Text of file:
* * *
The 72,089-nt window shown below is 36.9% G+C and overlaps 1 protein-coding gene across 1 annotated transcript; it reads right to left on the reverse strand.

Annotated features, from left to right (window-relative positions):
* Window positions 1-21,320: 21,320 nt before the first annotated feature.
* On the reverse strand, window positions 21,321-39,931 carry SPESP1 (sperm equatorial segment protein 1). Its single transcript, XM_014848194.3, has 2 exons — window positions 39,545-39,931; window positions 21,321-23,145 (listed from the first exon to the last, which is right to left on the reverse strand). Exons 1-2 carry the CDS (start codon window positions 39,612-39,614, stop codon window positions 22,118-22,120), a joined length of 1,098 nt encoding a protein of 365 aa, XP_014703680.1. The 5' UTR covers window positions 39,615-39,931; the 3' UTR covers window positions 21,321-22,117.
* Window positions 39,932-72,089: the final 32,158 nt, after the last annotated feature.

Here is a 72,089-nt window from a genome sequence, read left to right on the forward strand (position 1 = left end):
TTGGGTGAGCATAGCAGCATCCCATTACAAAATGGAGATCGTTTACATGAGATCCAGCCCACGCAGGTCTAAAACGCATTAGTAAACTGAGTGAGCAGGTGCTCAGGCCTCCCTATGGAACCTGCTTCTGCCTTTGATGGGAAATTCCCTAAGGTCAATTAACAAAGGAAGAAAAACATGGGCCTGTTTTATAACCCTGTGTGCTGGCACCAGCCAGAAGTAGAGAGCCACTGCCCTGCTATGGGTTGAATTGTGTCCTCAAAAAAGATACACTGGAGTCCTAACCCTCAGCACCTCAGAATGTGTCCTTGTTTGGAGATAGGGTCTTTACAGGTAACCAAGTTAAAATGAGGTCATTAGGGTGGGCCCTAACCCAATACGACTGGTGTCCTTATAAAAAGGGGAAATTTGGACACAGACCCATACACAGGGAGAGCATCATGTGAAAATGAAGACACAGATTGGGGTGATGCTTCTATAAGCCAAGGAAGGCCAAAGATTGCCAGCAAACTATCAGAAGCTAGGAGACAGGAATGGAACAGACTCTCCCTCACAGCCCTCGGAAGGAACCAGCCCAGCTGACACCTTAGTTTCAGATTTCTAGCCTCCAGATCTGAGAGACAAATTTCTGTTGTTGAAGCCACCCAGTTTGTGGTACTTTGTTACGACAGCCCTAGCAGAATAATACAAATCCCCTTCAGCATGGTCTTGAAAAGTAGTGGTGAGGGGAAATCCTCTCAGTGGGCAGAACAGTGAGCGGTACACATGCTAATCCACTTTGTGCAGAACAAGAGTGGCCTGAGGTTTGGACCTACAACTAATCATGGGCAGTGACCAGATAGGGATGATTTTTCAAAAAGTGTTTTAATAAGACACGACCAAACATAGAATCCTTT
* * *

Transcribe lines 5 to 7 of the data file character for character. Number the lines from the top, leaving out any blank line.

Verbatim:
* Window positions 39,932-72,089: the final 32,158 nt, after the last annotated feature.

Here is a 72,089-nt window from a genome sequence, read left to right on the forward strand (position 1 = left end):
TTGGGTGAGCATAGCAGCATCCCATTACAAAATGGAGATCGTTTACATGAGATCCAGCCCACGCAGGTCTAAAACGCATTAGTAAACTGAGTGAGCAGGTGCTCAGGCCTCCCTATGGAACCTGCTTCTGCCTTTGATGGGAAATTCCCTAAGGTCAATTAACAAAGGAAGAAAAACATGGGCCTGTTTTATAACCCTGTGTGCTGGCACCAGCCAGAAGTAGAGAGCCACTGCCCTGCTATGGGTTGAATTGTGTCCTCAAAAAAGATACACTGGAGTCCTAACCCTCAGCACCTCAGAATGTGTCCTTGTTTGGAGATAGGGTCTTTACAGGTAACCAAGTTAAAATGAGGTCATTAGGGTGGGCCCTAACCCAATACGACTGGTGTCCTTATAAAAAGGGGAAATTTGGACACAGACCCATACACAGGGAGAGCATCATGTGAAAATGAAGACACAGATTGGGGTGATGCTTCTATAAGCCAAGGAAGGCCAAAGATTGCCAGCAAACTATCAGAAGCTAGGAGACAGGAATGGAACAGACTCTCCCTCACAGCCCTCGGAAGGAACCAGCCCAGCTGACACCTTAGTTTCAGATTTCTAGCCTCCAGATCTGAGAGACAAATTTCTGTTGTTGAAGCCACCCAGTTTGTGGTACTTTGTTACGACAGCCCTAGCAGAATAATACAAATCCCCTTCAGCATGGTCTTGAAAAGTAGTGGTGAGGGGAAATCCTCTCAGTGGGCAGAACAGTGAGCGGTACACATGCTAATCCACTTTGTGCAGAACAAGAGTGGCCTGAGGTTTGGACCTACAACTAATCATGGGCAGTGACCAGATAGGGATGATTTTTCAAAAAGTGTTTTAATAAGACACGACCAAACATAGAATCCTTT